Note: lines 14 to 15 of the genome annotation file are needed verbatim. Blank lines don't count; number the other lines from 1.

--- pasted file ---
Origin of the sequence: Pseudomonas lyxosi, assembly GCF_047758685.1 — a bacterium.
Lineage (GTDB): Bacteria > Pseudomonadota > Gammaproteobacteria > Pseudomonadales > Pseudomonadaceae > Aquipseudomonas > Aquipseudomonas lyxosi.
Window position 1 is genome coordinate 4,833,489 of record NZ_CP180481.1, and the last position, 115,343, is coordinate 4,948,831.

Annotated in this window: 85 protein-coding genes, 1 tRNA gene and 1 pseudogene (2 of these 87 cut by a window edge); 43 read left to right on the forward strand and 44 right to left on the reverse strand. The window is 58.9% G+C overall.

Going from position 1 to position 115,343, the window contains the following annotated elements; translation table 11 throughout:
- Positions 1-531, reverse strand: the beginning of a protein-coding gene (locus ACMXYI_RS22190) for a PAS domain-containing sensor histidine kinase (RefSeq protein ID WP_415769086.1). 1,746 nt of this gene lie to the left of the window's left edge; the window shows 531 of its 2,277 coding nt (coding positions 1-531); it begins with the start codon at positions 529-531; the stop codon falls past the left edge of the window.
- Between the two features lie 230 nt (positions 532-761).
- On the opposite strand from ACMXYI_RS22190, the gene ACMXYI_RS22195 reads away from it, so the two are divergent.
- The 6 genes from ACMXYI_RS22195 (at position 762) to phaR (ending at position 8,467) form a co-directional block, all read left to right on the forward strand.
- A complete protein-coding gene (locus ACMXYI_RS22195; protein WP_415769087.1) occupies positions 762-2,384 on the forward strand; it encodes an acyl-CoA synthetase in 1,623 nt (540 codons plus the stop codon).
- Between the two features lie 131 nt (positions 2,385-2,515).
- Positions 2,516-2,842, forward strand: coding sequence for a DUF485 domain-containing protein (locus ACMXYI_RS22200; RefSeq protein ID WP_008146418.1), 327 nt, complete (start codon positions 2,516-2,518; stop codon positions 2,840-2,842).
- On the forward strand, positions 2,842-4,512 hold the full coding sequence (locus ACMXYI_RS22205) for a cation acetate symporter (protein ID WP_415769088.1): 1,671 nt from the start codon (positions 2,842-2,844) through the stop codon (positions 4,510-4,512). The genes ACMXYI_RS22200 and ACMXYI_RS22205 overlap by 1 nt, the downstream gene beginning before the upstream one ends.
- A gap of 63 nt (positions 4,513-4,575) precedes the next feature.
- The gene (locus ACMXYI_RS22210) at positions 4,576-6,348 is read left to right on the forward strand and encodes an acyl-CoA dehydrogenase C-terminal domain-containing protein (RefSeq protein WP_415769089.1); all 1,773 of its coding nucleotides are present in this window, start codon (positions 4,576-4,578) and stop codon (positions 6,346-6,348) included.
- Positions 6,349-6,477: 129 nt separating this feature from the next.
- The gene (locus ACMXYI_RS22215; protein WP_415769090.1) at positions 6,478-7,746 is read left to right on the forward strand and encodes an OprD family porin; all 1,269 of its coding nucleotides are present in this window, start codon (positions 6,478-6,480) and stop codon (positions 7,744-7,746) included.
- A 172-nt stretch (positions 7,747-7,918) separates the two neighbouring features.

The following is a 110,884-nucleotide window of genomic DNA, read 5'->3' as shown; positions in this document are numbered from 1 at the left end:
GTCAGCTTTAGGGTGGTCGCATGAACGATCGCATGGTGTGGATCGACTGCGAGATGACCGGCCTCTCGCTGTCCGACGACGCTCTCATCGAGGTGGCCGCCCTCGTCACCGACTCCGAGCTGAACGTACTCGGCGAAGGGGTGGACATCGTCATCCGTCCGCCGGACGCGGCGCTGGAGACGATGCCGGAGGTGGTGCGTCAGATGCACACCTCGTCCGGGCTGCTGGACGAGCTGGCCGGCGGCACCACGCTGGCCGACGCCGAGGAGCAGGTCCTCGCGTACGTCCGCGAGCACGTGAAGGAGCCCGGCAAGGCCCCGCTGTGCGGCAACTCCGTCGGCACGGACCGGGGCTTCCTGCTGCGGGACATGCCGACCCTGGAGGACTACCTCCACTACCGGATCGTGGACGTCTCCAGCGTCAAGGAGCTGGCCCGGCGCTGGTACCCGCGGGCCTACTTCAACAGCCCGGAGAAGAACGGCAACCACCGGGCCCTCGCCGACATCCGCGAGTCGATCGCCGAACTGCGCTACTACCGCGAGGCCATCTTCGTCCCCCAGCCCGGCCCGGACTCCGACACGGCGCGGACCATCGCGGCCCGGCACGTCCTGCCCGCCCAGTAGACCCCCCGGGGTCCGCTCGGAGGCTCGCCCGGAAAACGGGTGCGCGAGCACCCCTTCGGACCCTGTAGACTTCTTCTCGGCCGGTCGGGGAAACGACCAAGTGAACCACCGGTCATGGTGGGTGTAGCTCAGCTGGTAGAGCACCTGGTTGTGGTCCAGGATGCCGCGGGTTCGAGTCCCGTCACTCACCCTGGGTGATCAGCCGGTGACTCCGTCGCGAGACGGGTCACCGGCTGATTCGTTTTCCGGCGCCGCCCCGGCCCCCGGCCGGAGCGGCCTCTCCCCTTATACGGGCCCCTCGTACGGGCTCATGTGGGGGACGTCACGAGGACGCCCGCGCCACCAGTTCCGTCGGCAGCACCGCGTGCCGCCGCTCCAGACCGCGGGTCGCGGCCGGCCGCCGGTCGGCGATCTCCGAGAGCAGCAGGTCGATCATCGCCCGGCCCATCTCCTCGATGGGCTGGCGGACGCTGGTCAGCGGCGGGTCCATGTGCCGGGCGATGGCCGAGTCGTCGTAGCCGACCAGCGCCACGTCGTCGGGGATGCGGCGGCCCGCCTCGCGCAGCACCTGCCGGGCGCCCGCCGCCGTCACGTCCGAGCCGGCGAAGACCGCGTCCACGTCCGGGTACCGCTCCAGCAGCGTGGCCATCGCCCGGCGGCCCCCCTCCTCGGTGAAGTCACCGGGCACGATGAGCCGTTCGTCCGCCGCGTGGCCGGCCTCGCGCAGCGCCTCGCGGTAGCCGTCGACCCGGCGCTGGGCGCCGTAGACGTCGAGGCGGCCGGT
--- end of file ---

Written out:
- A gap of 63 nt (positions 4,513-4,575) precedes the next feature.
- The gene (locus ACMXYI_RS22210) at positions 4,576-6,348 is read left to right on the forward strand and encodes an acyl-CoA dehydrogenase C-terminal domain-containing protein (RefSeq protein WP_415769089.1); all 1,773 of its coding nucleotides are present in this window, start codon (positions 4,576-4,578) and stop codon (positions 6,346-6,348) included.